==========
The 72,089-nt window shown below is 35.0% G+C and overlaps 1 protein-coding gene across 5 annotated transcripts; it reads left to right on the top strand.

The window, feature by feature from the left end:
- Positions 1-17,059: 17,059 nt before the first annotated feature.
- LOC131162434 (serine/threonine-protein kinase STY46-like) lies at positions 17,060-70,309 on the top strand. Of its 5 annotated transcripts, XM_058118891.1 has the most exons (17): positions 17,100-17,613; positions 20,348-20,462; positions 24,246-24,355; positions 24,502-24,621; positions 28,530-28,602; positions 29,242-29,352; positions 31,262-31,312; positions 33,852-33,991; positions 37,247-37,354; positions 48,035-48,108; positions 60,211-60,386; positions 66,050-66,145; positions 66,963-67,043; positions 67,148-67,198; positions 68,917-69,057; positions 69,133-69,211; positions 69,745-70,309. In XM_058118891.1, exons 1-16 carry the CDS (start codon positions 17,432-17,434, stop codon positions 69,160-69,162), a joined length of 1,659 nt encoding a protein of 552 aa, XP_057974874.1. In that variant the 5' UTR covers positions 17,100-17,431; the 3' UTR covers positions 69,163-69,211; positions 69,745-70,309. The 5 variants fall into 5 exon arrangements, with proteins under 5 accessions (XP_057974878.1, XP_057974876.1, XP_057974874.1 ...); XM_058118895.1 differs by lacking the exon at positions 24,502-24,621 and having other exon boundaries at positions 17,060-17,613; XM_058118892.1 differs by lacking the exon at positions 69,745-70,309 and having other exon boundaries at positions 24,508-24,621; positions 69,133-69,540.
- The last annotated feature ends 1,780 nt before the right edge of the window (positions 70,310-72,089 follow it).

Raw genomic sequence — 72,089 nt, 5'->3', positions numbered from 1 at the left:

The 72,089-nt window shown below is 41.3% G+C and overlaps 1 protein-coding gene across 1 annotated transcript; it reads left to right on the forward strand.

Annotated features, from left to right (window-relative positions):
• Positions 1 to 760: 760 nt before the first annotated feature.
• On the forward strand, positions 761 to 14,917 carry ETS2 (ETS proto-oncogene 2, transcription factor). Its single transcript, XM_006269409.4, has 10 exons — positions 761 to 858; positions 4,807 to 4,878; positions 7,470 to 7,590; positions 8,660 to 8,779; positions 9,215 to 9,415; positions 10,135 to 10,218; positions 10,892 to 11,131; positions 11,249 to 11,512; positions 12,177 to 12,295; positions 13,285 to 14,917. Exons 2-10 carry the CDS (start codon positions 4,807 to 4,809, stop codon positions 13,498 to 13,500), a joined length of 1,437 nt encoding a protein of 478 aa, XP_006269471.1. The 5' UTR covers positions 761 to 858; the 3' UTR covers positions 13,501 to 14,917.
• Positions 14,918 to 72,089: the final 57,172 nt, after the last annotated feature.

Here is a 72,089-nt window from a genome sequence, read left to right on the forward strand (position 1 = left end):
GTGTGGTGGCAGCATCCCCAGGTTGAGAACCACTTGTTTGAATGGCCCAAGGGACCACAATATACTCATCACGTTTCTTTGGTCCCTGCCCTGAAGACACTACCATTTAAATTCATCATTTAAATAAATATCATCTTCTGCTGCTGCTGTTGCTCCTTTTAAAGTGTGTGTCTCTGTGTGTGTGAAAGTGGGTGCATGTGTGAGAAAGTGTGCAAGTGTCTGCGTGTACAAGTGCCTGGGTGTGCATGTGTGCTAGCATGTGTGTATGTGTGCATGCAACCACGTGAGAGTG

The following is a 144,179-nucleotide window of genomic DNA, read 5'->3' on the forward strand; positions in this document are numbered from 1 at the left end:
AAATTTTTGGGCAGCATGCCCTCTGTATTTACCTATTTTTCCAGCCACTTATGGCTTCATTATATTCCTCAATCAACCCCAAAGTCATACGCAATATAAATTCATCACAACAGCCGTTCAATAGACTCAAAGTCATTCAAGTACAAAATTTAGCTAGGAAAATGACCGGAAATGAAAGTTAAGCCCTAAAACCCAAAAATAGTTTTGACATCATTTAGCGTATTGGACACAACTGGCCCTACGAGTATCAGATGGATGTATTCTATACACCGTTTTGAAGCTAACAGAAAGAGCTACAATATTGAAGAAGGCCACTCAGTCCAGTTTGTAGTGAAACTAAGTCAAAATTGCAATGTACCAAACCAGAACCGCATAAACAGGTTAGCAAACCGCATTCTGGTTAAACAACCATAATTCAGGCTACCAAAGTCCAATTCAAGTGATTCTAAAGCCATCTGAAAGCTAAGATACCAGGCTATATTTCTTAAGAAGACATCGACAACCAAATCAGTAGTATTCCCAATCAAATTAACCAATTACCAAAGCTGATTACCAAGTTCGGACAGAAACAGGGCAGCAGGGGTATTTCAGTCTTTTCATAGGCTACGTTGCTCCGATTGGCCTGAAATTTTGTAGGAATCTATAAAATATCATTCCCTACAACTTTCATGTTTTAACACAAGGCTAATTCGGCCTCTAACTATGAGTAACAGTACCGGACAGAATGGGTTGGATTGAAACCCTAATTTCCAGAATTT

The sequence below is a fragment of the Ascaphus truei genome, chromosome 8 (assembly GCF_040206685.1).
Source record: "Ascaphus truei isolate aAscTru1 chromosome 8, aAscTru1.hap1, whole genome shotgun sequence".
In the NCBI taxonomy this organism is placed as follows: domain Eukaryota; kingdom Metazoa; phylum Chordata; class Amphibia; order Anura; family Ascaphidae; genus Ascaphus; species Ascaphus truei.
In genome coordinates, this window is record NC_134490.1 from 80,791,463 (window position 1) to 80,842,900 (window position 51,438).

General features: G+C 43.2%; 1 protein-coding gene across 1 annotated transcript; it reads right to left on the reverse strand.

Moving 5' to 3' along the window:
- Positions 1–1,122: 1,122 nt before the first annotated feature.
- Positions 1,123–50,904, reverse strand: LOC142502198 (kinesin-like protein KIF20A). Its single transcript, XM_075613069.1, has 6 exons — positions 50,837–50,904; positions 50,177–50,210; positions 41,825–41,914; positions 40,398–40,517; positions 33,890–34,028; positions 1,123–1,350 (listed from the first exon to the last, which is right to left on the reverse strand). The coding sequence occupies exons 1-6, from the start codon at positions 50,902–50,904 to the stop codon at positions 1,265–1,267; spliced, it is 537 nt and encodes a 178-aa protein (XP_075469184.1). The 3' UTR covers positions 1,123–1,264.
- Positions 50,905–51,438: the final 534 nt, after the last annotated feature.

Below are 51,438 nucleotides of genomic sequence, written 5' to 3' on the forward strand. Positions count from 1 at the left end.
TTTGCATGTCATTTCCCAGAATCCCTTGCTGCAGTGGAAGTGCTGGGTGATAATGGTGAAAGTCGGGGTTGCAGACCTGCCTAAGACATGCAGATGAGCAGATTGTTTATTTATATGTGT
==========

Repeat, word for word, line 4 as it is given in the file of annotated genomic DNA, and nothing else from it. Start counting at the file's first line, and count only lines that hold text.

- LOC131162434 (serine/threonine-protein kinase STY46-like) lies at positions 17,060-70,309 on the top strand. Of its 5 annotated transcripts, XM_058118891.1 has the most exons (17): positions 17,100-17,613; positions 20,348-20,462; positions 24,246-24,355; positions 24,502-24,621; positions 28,530-28,602; positions 29,242-29,352; positions 31,262-31,312; positions 33,852-33,991; positions 37,247-37,354; positions 48,035-48,108; positions 60,211-60,386; positions 66,050-66,145; positions 66,963-67,043; positions 67,148-67,198; positions 68,917-69,057; positions 69,133-69,211; positions 69,745-70,309. In XM_058118891.1, exons 1-16 carry the CDS (start codon positions 17,432-17,434, stop codon positions 69,160-69,162), a joined length of 1,659 nt encoding a protein of 552 aa, XP_057974874.1. In that variant the 5' UTR covers positions 17,100-17,431; the 3' UTR covers positions 69,163-69,211; positions 69,745-70,309. The 5 variants fall into 5 exon arrangements, with proteins under 5 accessions (XP_057974878.1, XP_057974876.1, XP_057974874.1 ...); XM_058118895.1 differs by lacking the exon at positions 24,502-24,621 and having other exon boundaries at positions 17,060-17,613; XM_058118892.1 differs by lacking the exon at positions 69,745-70,309 and having other exon boundaries at positions 24,508-24,621; positions 69,133-69,540.